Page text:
Posted On: 2019-12-23
This past week I had an opportunity to identify and resolve a modest performance issue. The issue was representative of a particularly common source of performance degradation, so I thought I should write a bit about it for today's post. If you are unfamiliar with how developers address performance problems, I hope this post explains it adequately for you. If you are a developer yourself, then hopefully this window into my own thoughts and processes for addressing this fairly common task will prove interesting.
The problem first appeared as a slight hiccup in the game's frame rate. Most of the time the game played smoothly, but every few seconds the game would briefly lower its frame rate before immediately recovering. The net effect was a distracting pause in the game's otherwise smooth camera scrolling and animations - one which occurred frequently enough that it could subvert enjoyment of the game.
The issue occurred pretty consistently, even without following any particular steps, so I tried running the profiler to capture the source of the slowdown. Fortunately, I was able to replicate the issue, and a large spike appeared on the CPU usage graph - one timed exactly with the frame rate change. Looking at the spike in detail, it was clear that this was the source: in order to maintain a smooth 60 frames per second, the CPU (and GPU) must complete all their work in 16ms or less. This particular spike, however, was taking closer to 18ms, causing the system to "drop" the frame. Upon close inspection, it appeared that almost half of that (~8.5ms) was spent running the auto-save mechanism - which, itself, was blocked by a single massive (~6ms) delay: garbage collection.
Returning to the story at hand: once I had diagnosed the issue, I spent a bit more time verifying that no other factors were at play. After replicating and testing the performance issue multiple times, I confirmed that it always coincided with GC running during an auto-save. What's more, I was able to dig a bit more into the auto-save itself, and identified that the database I am using (LiteDB) makes use of many small allocations as it writes to the disk. In a normal C# application that wouldn't be an issue, but, unfortunately, in Unity this meant that that garbage collection would only happen during auto-saves (rather than, say, scheduling collection when the CPU wasn't being heavily used.)
I briefly entertained the notion of running the save in a different process (that way it could it would have its own GC) but I decided to table that as I have inadequate experience with coordinating data between processes and therefore attempting to do so would cost significant time for (presently) unclear gains. Instead, I looked for ways to improve the performance of the existing implementation - specifically, ways to reduce the number of save transactions (each caused allocations) as well as the number of objects being saved.
Fortunately, there were easy, clear gains to be made in both categories. The number of transactions was simple to reduce: at the time it was using one transaction per object (since I naively saved each individual object separately.) With only a couple tweaks I was able to bulk-save, so that all objects that shared a type would also share a transaction.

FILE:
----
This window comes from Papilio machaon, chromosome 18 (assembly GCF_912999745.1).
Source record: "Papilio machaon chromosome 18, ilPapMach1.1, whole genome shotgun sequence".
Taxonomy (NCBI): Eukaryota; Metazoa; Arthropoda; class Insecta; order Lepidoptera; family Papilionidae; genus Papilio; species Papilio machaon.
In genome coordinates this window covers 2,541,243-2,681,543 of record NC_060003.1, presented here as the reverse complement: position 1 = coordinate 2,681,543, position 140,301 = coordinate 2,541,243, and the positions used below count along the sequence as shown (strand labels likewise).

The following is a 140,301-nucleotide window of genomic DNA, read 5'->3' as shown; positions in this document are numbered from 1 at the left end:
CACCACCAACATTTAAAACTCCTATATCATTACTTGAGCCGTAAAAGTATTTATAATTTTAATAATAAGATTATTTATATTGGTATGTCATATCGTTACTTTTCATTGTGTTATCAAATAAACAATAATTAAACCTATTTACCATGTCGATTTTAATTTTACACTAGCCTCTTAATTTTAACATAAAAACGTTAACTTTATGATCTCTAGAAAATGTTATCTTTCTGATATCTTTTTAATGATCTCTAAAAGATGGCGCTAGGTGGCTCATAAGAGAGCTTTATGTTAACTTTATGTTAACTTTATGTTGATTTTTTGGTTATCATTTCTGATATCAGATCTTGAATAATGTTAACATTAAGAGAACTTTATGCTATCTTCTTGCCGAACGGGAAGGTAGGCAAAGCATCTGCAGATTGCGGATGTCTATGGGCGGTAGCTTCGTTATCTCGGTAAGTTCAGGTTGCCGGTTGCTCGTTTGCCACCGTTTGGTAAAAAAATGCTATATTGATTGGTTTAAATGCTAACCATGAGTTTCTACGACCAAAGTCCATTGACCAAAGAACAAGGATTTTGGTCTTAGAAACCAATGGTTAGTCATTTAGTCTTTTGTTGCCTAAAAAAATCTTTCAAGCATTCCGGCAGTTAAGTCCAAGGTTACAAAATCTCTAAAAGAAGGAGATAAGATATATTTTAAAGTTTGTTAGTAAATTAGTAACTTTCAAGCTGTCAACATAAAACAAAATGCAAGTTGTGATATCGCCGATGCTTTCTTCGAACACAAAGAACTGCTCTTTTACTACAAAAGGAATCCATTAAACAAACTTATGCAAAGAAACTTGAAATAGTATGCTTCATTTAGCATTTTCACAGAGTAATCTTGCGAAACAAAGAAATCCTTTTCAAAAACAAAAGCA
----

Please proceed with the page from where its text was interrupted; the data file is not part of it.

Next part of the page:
For reducing the number of objects being saved, I dug a bit deeper into my code, and was greeted with a lovely code comment:
//TODO: Optimize this
Indeed, I had cut corners on the save operation, so it was saving everything all the time! Clearly this would perform poorly, but I also knew that optimizing it would require effort and introduce risk (including the risk of actually making performance worse.) As such, I intentionally deferred implementing any optimizations until I had an easy-to-replicate performance problem, which would allow me to focus on correct implementation (as opposed to optimizing it during the first implementation, when I would likely be rushing to get it to "just work.")
For this optimization pass, I chose to use the classic dirty flag pattern, so that only records that changed would be saved. Implementing the pattern wasn't particularly difficult, but it required close attention (missing even a single property can result in nightmarish save bugs.) Fortunately, I was able to make it fit nicely with the (interface-based) approach I use to delegate the save functionality to separate components. Now, whenever new saveable properties are added, they must also identify whether they will set the dirty flag (basically, this makes it so I won't forget the dirty flag, even if I don't save anything new for months.)
While each change individually improved performance, when implemented together the performance difference was massive. Not only was the frame rate perfectly smooth, when I profiled the auto-save, I discovered that it now allocates less memory than many other systems (the lead offender now is an experimental, third-party camera script, which recalculates the viewport whenever the camera moves.) In keeping with performance optimization best practices: I am stopping optimization at this time. While there are certainly areas that could be better, any improvements would be imperceptible, so it is better to wait until I have issues I can replicate before trying to optimize any further.
Hopefully this description of diagnosing and resolving simple performance problems has been interesting. Personally, I find reading about others' approaches to such problems are varied and interesting, so I hope that this post has been the same for you. As always, if you have any thoughts or feedback please let me know.